No City official cautioned McCann on the missing details of his abstention last night, even though the City Council has dealt with similar issues in the past few years.
Last year, Councilwoman Jill Galvez sought to abstain from voting on an agreement between the City of Chula Vista and Bank of America where the City was planning on purchasing two fire trucks through a lease financed by the bank. Galvez believed the fact that she and her husband owned shares in Bank of America and the fact that Galvez’ husband worked for Merrill Lynch, which is owned by the bank, constituted a remote financial interest and therefore created a conflict for her.
Galvez was advised by City Attorney Glen Googins that she could still vote on the lease because the financial interest would not directly benefit her or her husband, but the City still sought an opinion from the California Fair Political Practices Commission (FPPC) to be sure.
On June 25, 2020, the FPPC responded with an opinion that Galvez did indeed have a “remote” financial interest and that she was “required to recuse herself from the decision.”
“Councilmember Galvez is prohibited from taking part in a contracting decision between the City and Bank of America, as she has an interest in Bank of America as a business entity and a source of income, and the decision would have a reasonably foreseeable, material financial effect on Bank of America based on its express involvement in the contract,” the FPPC opinion read. “Under Sections 1090 and 1091, Councilmember’s financial interest in the contract is considered “remote” and she is similarly required to recuse herself from the decision, but the City may still contract with Bank of America.”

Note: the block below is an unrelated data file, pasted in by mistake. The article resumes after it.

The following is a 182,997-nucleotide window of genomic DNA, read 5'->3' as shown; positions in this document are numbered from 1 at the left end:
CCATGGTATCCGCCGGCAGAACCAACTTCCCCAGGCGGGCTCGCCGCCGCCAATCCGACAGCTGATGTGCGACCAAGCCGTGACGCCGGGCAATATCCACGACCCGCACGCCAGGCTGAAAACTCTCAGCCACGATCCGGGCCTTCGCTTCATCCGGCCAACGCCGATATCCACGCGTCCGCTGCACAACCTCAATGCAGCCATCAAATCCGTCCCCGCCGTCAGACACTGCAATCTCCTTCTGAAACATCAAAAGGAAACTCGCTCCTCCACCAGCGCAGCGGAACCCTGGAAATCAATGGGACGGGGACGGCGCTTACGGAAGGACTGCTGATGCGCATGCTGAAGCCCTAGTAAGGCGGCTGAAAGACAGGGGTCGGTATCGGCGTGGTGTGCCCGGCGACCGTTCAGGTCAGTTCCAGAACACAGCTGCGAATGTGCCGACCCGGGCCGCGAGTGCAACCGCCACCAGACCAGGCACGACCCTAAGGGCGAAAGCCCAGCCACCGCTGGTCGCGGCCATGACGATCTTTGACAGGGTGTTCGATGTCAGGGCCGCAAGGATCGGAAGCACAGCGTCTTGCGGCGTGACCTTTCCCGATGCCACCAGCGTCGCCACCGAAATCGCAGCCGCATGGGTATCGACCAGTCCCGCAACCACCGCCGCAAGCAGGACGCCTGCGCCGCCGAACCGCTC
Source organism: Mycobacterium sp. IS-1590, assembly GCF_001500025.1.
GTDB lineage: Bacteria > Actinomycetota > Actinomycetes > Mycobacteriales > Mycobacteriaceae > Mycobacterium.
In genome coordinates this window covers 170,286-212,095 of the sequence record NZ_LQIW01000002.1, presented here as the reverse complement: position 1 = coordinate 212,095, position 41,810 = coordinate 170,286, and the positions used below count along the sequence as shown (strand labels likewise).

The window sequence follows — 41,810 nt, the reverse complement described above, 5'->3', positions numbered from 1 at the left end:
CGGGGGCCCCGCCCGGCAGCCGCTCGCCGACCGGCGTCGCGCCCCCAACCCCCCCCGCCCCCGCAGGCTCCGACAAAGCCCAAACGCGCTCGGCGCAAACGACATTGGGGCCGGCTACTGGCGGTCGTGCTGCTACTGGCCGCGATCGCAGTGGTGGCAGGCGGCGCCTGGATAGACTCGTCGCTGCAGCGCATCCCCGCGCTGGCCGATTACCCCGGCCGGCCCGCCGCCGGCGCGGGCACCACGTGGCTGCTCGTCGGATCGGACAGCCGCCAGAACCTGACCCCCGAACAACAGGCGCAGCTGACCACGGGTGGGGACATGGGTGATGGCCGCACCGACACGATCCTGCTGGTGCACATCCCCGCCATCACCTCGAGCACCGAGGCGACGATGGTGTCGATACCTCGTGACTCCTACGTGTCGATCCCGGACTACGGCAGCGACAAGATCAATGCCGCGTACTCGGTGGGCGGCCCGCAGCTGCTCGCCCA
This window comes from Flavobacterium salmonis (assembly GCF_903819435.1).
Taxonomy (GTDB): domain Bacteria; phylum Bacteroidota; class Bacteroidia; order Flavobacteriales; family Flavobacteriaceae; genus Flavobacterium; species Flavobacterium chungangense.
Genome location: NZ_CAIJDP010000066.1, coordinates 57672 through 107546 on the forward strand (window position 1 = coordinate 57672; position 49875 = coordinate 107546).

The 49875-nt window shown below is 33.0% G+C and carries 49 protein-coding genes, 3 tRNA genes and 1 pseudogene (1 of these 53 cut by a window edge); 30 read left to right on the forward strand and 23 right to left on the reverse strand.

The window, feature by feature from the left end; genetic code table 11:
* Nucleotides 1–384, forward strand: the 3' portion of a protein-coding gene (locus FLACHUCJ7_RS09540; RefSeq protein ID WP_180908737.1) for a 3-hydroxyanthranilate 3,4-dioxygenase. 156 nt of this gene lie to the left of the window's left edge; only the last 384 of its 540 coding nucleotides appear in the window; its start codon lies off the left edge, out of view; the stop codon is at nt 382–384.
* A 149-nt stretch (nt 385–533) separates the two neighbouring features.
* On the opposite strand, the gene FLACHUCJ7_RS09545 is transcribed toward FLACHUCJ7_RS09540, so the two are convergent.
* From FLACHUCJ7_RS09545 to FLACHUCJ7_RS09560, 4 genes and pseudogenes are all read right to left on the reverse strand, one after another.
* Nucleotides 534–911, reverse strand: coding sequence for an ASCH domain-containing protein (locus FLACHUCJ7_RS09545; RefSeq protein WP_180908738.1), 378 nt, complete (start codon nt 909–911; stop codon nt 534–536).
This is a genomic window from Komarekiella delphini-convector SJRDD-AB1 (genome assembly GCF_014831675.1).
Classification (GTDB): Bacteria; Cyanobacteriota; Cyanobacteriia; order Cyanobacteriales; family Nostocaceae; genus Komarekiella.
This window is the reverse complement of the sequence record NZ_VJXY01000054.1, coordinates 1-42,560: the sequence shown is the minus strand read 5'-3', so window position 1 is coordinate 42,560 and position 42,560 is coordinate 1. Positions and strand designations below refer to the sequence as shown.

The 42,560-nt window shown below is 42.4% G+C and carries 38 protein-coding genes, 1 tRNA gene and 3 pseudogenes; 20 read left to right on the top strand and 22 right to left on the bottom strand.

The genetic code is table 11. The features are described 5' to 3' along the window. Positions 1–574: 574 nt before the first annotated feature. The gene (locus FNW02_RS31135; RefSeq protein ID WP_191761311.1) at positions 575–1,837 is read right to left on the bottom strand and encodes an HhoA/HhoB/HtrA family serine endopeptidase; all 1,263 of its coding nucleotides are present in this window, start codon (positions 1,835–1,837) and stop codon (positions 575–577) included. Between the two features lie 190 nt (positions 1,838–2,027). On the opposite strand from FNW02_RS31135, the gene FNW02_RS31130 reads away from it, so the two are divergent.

The City Council eventually approved the lease agreement on July 28, 2020, and Galvez abstained from voting on the items related to Bank of America.
During the Council’s discussions before the vote, City Attorney Glen Googins interrupted to clarify that Galvez was abstaining due to financial conflicts of interest due to her “husband’s employment with an affiliate of the lease/purchase financing entity.” The remaining Councilmembers voted to approve the lease deal.
McCann’s abstention last night without proper disclosure of the details of his financial conflict-of-interest could be investigated by the FPPC which has jurisdiction over such violations.